MSP430G2452 ----------------- /|\| | | | | --|RST | | | 2 x 4 digit bubble led | digit 0 P2.0|----- +---------+ +---------+ | digit 1 P2.6|----- | % % % % | | % % % % | | digit 2 P2.1|----- +---------+ +---------+ | digit 3 P2.2|--/ | digit 4 P2.3|--/ | digit 5 P2.7|--/ | digit 6 P2.4|--/ | digit 7 P2.5|--/ segment a to g + dot........ | | / ....\ | | / \ (minus led) | segment A P1.2|-----+-----+-----+-----+-----+-----+-----+-----+-(>|)-+ | | _=_ | _=_ | _=_ | _=_ | _=_ | _=_ | _=_ | _=_ | | | segment B P1.3|-o o-+-o o-+-o o-+-o o-+-o o-+-o o-+-o o-+-o o-+------- | | _=_ | _=_ | _=_ | _=_ | _=_ | _=_ | _=_ | | segment c P1.7|-o o-+-o o-+-o o-+-o o-+-o o-+-o o-+-o o-+ | | _=_ | _=_ | _=_ | _=_ | _=_ | _=_ | | segment D P1.1|-o o-+-o o-+-o o-+-o o-+-o o-+-o o-+ | | _=_ | _=_ | _=_ | _=_ | _=_ | | segment E P1.5|-o o-+-o o-+-o o-+-o o-+-o o-+ | | _=_ | _=_ | _=_ | _=_ | | segment F P1.4|-o o-+-o o-+-o o-+-o o-+ | | _=_ | _=_ | _=_ | | segment G P1.0|-o o-+-o o-+-o o-+ | | _=_ | | segment H P1.6|-o o-+ (not all buttons populated) | |
The TMS0803/0805 emulation logic has been adopted from Ken Shirriff's (plus others) web based emulators, TI and Sinclair Scientific.
There is also good amount of H/W information commented inside the code
If you plan to design your own PCB, the basic principle in relationship w/ the code is
- P1 for LED segments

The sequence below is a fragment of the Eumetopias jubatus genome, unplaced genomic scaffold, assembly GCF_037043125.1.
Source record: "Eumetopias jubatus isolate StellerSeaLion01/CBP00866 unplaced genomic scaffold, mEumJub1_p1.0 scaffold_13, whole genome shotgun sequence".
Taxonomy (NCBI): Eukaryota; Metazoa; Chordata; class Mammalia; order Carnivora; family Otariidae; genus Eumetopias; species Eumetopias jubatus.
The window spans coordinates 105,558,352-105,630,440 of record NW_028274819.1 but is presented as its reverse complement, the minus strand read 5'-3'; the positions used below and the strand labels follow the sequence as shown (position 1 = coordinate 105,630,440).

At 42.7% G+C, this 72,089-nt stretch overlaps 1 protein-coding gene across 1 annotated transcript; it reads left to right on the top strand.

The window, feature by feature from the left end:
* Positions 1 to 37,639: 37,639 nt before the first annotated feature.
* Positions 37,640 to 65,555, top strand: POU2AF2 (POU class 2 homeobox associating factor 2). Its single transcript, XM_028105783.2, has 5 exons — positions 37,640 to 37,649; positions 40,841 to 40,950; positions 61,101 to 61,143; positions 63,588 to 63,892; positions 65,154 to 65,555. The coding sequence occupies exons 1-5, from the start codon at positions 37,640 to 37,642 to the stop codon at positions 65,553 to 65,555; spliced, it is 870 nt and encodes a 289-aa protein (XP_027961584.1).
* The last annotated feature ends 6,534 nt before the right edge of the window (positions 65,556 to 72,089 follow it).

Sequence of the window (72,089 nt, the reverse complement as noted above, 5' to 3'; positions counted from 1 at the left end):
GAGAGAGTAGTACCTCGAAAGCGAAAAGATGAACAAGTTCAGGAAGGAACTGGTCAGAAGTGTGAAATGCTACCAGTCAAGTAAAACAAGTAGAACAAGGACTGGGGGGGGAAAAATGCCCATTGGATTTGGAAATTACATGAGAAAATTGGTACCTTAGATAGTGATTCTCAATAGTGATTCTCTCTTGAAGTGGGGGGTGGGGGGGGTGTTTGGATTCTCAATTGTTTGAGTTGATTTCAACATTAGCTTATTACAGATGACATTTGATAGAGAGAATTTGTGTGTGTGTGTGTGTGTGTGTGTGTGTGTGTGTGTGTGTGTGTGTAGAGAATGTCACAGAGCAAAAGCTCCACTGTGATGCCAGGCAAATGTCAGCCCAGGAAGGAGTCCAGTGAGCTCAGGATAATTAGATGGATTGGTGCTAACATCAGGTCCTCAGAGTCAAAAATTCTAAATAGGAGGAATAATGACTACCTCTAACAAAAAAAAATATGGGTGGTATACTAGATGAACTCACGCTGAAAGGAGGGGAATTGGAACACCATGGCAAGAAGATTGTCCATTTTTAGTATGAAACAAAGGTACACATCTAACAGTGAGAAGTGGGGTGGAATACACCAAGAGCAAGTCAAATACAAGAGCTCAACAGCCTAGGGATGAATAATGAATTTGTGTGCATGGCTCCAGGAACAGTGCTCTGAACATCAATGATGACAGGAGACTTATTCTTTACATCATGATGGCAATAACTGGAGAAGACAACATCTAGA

- P2 for LED digits
- P1 also for key button scanning
You can move things around as long as you observe the above. I.e. If it fits better on your PCB, you could swap digit 1 w/ digit 3, segment A w/ segment E, etc, etc. All you need is to change #define in a header file and compile.
Step 4: Bubble LEDs, Battery Holders and Buttons
The two led modules are a very tight fit against each other. And when you force them down into positions one or both may have a tendency to get loose and rise from the PCB. After doing 2 boards, I start to file down the contacting sides of the modules.
This helps them fit better w/o grinding into each other. As a side note, I also noticed that by removing the black paint on the adjacent edges allow lights to pass through, thus when the display is on you won't see too much of a "blocking" line between the 4 digits. You can see the two displays on the right have been filed down on one of their edges. Also the black paints were removed.
* Also make sure you position your LED modules correctly. Pin 1 should be at SW corner, the pad is a square pad on the PCB and there is a black dot on the LED modules (underside) to indicate Pin 1.